Thursday, 21 October 2010

St Paul's Church, Paul Street

The fate of the medieval parish of St Paul provides an object lesson in how to destroy a centuries-old part of a historic city which had survived into the 20th century. A significant area of the parish, which contained many of Exeter's surviving timber-framed houses, was systematically demolished in the early decades of the 20th century. Much of the rest was pulled down in the 1970s for the construction of the Guildhall Shopping Centre.

St Paul's was one of the larger parishes in Exeter, and although the name of the church itself doesn't appear in records until 1222 it's likely that there was a church on this site since at least the time of the Conquest in 1066. Of particular interest was the fact that the St Paul to whom the church was dedicated appears to have been the Celtic saint St Pol, the 6th century bishop of Leon in Brittany, also called St Paul Aurelian, rather than St Paul the Apostle of Tarsus from the New Testament.

The map detail right shows the parish of St Paul in 1587, the church highlighted in red. The building is shown with a square tower surmounted by a short spire, or pyramidal roof, and with a cross, about halfway down Paul Street on the right at the junction of Paul Street with Goldsmith Street. The city wall is shown curving round towards Rougemont Castle to the left. As far as I know, this is the only existing depiction of the medieval church building. Three other parish churches are shown in the same image: St Pancras, St Kerrian and, at the bottom, the spire and tower of St Mary Arches.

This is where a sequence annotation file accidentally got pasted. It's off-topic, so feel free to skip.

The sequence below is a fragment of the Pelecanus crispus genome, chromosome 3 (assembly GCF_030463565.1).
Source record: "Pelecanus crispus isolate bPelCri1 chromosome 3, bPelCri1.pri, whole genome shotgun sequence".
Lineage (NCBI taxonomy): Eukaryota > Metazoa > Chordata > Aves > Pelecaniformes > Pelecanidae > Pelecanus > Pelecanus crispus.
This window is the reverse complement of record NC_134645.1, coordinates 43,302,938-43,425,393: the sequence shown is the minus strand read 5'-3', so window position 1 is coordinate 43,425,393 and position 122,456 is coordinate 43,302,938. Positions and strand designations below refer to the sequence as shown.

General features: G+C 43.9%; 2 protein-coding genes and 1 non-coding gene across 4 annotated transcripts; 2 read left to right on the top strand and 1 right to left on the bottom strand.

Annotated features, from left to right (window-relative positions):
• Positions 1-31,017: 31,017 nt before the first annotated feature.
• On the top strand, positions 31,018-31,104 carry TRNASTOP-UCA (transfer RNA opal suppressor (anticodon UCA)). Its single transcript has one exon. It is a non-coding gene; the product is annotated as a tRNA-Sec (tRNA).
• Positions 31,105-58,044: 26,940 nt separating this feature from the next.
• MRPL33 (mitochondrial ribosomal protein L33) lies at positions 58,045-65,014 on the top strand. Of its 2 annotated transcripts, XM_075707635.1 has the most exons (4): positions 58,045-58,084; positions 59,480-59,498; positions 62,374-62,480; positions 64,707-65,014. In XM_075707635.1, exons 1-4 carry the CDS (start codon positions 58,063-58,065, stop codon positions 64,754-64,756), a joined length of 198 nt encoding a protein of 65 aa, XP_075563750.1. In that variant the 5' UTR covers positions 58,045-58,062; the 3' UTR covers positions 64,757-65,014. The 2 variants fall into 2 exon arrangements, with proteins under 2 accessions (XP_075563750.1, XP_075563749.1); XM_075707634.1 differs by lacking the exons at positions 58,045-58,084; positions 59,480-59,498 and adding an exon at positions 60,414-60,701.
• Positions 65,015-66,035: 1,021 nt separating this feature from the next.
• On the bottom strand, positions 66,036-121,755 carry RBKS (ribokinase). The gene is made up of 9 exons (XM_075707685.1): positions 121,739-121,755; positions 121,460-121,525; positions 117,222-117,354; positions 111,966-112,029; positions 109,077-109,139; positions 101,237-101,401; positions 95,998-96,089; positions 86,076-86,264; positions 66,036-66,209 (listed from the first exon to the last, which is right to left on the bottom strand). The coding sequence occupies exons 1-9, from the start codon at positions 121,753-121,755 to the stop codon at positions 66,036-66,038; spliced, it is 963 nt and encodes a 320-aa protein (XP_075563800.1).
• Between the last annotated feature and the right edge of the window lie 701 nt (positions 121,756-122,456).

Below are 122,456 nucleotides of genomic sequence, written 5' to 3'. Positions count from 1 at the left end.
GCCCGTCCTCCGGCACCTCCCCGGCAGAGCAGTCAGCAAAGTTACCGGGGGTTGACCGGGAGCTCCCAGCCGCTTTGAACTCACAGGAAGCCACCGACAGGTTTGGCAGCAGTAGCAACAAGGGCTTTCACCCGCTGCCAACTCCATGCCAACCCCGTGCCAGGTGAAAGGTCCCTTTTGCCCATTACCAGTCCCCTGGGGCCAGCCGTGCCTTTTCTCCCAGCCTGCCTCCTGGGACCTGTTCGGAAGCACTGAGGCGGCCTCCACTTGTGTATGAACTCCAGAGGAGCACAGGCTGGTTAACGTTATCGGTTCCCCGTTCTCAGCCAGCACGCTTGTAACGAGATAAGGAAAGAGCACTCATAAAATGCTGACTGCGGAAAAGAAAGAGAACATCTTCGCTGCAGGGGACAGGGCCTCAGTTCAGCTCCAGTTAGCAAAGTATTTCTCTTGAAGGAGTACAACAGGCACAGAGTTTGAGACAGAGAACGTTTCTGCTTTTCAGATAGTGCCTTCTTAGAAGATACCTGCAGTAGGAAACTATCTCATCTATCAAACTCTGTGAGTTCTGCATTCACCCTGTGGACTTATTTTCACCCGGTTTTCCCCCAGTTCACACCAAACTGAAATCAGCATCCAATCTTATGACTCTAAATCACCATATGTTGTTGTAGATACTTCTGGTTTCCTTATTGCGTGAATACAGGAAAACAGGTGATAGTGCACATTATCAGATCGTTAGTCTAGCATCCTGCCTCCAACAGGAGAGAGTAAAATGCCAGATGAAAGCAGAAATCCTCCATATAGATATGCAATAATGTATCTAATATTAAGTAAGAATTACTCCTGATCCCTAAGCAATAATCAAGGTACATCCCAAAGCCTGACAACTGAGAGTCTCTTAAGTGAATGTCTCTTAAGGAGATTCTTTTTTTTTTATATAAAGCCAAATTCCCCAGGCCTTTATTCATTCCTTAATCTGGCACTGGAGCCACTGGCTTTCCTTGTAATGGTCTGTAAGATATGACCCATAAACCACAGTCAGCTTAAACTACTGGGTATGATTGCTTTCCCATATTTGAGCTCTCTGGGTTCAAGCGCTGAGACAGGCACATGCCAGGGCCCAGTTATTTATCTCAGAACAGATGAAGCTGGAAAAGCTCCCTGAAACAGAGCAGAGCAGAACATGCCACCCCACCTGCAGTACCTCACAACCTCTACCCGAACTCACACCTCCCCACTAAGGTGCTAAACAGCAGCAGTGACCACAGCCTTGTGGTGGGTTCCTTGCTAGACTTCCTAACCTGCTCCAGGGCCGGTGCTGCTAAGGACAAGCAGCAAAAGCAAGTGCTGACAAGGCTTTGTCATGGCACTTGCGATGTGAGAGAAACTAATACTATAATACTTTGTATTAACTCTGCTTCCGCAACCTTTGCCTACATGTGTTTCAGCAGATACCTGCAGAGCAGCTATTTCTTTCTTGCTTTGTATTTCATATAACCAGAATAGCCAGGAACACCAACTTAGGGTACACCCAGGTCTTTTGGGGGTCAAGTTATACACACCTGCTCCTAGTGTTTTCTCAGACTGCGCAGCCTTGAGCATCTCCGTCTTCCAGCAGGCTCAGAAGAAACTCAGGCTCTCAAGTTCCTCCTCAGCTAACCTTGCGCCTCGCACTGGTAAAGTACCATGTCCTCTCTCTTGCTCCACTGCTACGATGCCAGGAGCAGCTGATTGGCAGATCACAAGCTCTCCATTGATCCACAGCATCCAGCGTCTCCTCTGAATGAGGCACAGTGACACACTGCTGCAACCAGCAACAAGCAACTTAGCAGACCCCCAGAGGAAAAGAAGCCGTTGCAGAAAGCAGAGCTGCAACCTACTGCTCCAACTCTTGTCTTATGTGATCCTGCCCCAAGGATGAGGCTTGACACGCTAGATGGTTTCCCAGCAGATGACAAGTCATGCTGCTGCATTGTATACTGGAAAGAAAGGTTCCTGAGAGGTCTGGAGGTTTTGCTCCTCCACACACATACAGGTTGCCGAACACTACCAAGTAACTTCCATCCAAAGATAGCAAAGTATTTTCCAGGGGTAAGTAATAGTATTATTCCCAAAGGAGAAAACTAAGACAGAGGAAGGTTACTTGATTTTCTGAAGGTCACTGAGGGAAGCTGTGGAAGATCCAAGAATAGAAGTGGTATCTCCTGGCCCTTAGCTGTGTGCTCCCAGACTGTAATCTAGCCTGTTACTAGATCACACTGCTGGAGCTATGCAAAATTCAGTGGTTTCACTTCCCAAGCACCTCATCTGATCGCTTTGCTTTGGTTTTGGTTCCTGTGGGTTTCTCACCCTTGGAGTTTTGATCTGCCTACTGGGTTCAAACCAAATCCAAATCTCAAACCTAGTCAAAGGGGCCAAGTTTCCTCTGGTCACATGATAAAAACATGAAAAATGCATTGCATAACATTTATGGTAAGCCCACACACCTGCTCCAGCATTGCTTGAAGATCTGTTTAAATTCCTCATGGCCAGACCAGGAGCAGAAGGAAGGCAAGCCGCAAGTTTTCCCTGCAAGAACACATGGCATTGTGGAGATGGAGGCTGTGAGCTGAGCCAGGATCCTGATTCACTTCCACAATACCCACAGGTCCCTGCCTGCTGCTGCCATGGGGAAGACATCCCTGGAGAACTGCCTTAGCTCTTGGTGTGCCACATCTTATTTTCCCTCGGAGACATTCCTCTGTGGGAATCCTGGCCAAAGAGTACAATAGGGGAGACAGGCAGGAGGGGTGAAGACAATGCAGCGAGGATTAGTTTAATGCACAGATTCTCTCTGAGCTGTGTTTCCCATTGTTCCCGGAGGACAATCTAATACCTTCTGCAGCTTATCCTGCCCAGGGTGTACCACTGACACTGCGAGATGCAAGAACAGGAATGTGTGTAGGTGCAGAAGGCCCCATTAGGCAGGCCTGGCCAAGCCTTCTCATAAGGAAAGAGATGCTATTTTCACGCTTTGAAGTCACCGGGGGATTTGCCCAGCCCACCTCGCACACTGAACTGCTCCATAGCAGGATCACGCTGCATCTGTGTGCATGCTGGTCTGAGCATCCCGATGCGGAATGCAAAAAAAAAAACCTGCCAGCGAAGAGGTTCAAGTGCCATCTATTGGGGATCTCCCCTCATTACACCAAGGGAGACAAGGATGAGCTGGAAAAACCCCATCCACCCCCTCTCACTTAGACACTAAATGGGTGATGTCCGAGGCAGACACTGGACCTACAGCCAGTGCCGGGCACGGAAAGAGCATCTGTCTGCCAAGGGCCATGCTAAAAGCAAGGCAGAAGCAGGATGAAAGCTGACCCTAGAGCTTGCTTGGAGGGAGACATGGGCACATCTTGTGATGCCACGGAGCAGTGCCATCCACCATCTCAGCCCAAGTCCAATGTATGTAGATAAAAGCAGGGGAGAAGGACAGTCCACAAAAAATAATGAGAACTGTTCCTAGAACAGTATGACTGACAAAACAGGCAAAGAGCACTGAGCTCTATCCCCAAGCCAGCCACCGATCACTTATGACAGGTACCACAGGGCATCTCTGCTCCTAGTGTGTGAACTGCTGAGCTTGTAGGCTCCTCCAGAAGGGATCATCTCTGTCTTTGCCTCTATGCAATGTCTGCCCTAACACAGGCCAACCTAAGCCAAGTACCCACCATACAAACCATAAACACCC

Writing at the beginning of the 19th century, Jenkins states that this "ancient church was dark, mean and in a ruinous state". The medieval church was probably a 15th century version of a Norman building, itself a replacement of an even earlier Saxon structure. The dedication to St Paul in Paul Street was of such great antiquity that it's possible that the church was dedicated by St Paul Aurelian himself in the 6th century, a simple wooden building being the original church.

Anyway, that's all supposition. As Jenkins says, the medieval church was demolished at the end of the 17th century and a "handsome edifice, consisting of a nave and gallery" top © Devon County Council was built upon the same site. Work began on the replacement structure in 1680 and was completed with the construction of the tower in 1693. The finished church was the only Italianate parish church ever built in Exeter and was a startling contrast to the rough-stone red breccia 15th century parish churches which were once scattered throughout the city.

The late-17th century church is accurately depicted in Hedgeland's early 19th century wooden model of the city right, highlighted in red and still surrounded with the houses of its parish.

The church was built to a simple rectangular design, with entry via Goldsmith Street through an arched doorway under the western bell tower. Jenkins describes the tower as being "square and ornamented with a Dial, a handsome niche, and festoons of flowers; the Tower contains a clock and one bell, and on its summit is a small spire supporting a gilt weather-cock". The arches in the doorways was repeated in the high windows, the exterior walls rendered to leave only the quoins exposed at the corners. The single bell commemorated the restoration of the 'Templum Divi Pauli' in 1693 and had a coin of that year set into it.